• The US unemployment rate unexpectedly rose to 3.8% last month, from 3.5% previously
• The cooling economic data has led to the market’s belief that interest rate hikes could soon cease
• Implications for a pivot in policy are key for the crypto markets
Since the financial crisis of 2008, Bitcoin has seen a difficult time. In 2022, when liquidity conditions became tight, Bitcoin dropped from $68,000 to as low as $15,500 before bouncing back in 2023. This makes sense as Bitcoin is so far out on the risk spectrum.
Central banks took the matter to the next level by printing money and easing global liquidity. This caused Bitcoin to spike during the COVID-19 pandemic. But when inflation started to increase, central banks were forced to reverse course and embark on one of the most rapid tightening cycles in recent memory, resulting in the US Federal funds rate rising steeply.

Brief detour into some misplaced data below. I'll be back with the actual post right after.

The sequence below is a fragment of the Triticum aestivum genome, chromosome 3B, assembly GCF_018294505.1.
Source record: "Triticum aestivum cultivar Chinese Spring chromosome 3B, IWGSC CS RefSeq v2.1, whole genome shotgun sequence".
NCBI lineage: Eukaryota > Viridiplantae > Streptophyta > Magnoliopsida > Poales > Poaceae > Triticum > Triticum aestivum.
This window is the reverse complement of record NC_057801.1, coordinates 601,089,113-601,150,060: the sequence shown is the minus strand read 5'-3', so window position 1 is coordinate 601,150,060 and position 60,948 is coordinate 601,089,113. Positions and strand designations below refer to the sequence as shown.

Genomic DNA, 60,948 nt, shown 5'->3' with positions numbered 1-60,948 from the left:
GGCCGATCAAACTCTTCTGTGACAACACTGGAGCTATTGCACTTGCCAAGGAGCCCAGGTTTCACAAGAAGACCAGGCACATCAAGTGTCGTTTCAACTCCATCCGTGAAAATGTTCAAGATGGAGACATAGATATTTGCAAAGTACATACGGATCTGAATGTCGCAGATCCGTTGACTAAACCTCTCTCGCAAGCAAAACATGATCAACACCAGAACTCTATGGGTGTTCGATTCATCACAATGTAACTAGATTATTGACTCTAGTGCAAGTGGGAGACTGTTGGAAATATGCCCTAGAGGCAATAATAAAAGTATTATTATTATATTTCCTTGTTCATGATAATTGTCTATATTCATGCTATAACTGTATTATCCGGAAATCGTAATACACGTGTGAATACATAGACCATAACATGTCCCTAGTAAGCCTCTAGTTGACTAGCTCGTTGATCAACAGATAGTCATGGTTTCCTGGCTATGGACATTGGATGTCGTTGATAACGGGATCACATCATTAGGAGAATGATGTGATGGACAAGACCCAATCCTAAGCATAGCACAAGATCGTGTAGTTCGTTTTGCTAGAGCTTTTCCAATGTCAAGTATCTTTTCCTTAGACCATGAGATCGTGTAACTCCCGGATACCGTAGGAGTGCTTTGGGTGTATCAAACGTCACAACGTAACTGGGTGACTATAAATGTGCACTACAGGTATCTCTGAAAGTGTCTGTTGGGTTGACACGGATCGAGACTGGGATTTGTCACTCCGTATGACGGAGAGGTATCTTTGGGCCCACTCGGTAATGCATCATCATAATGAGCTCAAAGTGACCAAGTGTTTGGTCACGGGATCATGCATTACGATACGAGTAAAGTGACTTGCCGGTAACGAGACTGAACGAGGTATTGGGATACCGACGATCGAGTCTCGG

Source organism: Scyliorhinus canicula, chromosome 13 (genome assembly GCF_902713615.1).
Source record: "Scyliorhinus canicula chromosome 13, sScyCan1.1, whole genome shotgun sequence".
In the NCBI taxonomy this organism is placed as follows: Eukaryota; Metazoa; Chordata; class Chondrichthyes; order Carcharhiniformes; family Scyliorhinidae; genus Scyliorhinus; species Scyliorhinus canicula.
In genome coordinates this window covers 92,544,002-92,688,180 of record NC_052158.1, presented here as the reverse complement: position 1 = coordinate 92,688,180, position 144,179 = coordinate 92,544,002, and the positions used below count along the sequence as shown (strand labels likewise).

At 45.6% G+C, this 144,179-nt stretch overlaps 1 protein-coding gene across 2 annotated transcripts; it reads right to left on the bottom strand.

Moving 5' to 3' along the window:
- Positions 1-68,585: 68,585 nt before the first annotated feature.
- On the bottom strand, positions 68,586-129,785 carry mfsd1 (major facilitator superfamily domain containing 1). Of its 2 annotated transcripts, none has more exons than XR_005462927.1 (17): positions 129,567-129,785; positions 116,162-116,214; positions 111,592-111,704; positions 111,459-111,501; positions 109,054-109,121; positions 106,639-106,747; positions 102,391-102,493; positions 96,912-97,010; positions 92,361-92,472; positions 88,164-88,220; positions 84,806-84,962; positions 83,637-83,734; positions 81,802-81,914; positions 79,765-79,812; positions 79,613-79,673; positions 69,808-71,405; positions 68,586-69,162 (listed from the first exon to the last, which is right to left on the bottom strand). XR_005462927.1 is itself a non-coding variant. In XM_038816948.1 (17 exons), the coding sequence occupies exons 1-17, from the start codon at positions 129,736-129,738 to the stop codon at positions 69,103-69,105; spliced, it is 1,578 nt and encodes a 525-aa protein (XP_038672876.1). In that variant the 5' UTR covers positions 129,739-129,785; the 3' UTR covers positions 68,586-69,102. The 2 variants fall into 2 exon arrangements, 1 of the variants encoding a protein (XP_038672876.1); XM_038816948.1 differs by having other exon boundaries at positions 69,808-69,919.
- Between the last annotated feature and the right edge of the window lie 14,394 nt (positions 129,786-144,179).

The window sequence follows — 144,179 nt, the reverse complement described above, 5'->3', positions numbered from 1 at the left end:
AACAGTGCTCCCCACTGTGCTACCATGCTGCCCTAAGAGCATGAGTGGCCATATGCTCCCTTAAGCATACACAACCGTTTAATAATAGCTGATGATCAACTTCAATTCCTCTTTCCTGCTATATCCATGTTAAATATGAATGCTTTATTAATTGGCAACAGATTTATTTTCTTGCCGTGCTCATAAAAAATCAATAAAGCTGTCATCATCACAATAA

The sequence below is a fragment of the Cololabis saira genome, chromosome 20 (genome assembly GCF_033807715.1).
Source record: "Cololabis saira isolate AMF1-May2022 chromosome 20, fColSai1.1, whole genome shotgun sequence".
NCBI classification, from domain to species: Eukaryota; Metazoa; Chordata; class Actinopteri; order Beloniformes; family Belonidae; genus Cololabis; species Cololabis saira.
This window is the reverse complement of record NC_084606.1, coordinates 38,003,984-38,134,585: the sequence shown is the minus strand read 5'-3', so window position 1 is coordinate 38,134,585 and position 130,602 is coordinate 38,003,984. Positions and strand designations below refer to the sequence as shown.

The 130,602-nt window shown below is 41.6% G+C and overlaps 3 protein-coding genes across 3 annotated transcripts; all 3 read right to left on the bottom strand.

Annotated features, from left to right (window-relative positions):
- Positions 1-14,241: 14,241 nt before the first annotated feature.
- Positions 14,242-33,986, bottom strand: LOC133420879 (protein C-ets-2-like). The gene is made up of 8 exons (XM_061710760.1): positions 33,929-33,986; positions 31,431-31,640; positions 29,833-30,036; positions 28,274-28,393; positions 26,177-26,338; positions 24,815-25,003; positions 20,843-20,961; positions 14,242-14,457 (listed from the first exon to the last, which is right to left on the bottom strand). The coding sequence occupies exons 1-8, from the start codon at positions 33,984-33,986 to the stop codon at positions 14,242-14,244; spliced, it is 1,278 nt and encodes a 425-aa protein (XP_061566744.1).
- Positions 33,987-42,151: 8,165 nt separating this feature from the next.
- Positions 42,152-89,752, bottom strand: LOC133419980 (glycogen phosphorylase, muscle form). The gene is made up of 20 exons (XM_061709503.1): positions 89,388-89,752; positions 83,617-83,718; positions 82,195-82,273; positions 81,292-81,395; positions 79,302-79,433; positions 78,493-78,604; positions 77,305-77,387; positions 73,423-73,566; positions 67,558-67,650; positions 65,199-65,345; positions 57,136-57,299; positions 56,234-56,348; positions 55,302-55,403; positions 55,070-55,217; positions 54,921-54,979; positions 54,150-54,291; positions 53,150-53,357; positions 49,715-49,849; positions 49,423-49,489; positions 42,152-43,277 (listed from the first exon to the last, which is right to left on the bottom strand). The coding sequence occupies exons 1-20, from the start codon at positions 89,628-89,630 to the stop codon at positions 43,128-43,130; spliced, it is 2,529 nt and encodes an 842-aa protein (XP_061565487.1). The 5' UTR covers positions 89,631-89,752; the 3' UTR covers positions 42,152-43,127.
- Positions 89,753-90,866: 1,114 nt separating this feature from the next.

However, the most recent Labor Department report indicates that the economy could finally be losing some momentum. Unemployment has risen to 3.8% from 3.5% previously, and average hourly earnings rose 4.3%. The market’s reaction has been positive, with projections around the future path of interest rates becoming more dovish.
Inflation has already dropped significantly in the last twelve months, so the macro conditions are much better than last year. This could mean that the Fed may be able to take its foot off the gas and the end of the tightening cycle may be approaching.
For Bitcoin, which trades like a high-risk asset, this paints optimism. Investors must decide to what extent a pivot off tight conditions has been priced in. The latest report is a warning that despite the optimistic news, Bitcoin barely moved when the numbers hit the market. It is key for Bitcoin traders to figure out this dilemma.